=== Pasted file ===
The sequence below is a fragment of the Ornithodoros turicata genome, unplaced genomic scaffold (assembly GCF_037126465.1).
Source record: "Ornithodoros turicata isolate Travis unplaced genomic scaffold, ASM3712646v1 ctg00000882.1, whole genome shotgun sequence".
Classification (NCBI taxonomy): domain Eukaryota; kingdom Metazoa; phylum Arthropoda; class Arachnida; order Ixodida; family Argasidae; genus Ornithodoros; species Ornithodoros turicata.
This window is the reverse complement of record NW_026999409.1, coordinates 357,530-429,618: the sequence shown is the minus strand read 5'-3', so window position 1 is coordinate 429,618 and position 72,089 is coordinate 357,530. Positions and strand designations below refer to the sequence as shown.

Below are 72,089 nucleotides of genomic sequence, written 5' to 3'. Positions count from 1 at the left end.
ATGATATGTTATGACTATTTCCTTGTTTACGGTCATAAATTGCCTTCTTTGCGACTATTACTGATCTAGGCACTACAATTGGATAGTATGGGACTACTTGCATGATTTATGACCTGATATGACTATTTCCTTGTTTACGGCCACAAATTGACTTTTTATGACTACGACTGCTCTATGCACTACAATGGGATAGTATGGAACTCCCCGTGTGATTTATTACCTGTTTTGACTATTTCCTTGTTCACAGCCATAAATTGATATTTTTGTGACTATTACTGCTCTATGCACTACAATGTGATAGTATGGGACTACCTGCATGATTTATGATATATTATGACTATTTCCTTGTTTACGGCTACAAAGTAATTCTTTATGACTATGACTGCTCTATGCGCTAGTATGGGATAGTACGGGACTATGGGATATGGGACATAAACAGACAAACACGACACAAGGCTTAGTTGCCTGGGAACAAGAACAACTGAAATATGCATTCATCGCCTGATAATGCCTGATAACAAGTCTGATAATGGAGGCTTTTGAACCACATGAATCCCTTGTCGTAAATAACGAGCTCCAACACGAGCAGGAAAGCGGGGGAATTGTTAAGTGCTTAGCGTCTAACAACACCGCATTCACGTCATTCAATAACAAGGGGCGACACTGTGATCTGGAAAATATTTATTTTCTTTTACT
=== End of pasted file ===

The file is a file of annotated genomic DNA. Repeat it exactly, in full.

The sequence below is a fragment of the Ornithodoros turicata genome, unplaced genomic scaffold (assembly GCF_037126465.1).
Source record: "Ornithodoros turicata isolate Travis unplaced genomic scaffold, ASM3712646v1 ctg00000882.1, whole genome shotgun sequence".
Classification (NCBI taxonomy): domain Eukaryota; kingdom Metazoa; phylum Arthropoda; class Arachnida; order Ixodida; family Argasidae; genus Ornithodoros; species Ornithodoros turicata.
This window is the reverse complement of record NW_026999409.1, coordinates 357,530-429,618: the sequence shown is the minus strand read 5'-3', so window position 1 is coordinate 429,618 and position 72,089 is coordinate 357,530. Positions and strand designations below refer to the sequence as shown.

Below are 72,089 nucleotides of genomic sequence, written 5' to 3'. Positions count from 1 at the left end.
ATGATATGTTATGACTATTTCCTTGTTTACGGTCATAAATTGCCTTCTTTGCGACTATTACTGATCTAGGCACTACAATTGGATAGTATGGGACTACTTGCATGATTTATGACCTGATATGACTATTTCCTTGTTTACGGCCACAAATTGACTTTTTATGACTACGACTGCTCTATGCACTACAATGGGATAGTATGGAACTCCCCGTGTGATTTATTACCTGTTTTGACTATTTCCTTGTTCACAGCCATAAATTGATATTTTTGTGACTATTACTGCTCTATGCACTACAATGTGATAGTATGGGACTACCTGCATGATTTATGATATATTATGACTATTTCCTTGTTTACGGCTACAAAGTAATTCTTTATGACTATGACTGCTCTATGCGCTAGTATGGGATAGTACGGGACTATGGGATATGGGACATAAACAGACAAACACGACACAAGGCTTAGTTGCCTGGGAACAAGAACAACTGAAATATGCATTCATCGCCTGATAATGCCTGATAACAAGTCTGATAATGGAGGCTTTTGAACCACATGAATCCCTTGTCGTAAATAACGAGCTCCAACACGAGCAGGAAAGCGGGGGAATTGTTAAGTGCTTAGCGTCTAACAACACCGCATTCACGTCATTCAATAACAAGGGGCGACACTGTGATCTGGAAAATATTTATTTTCTTTTACT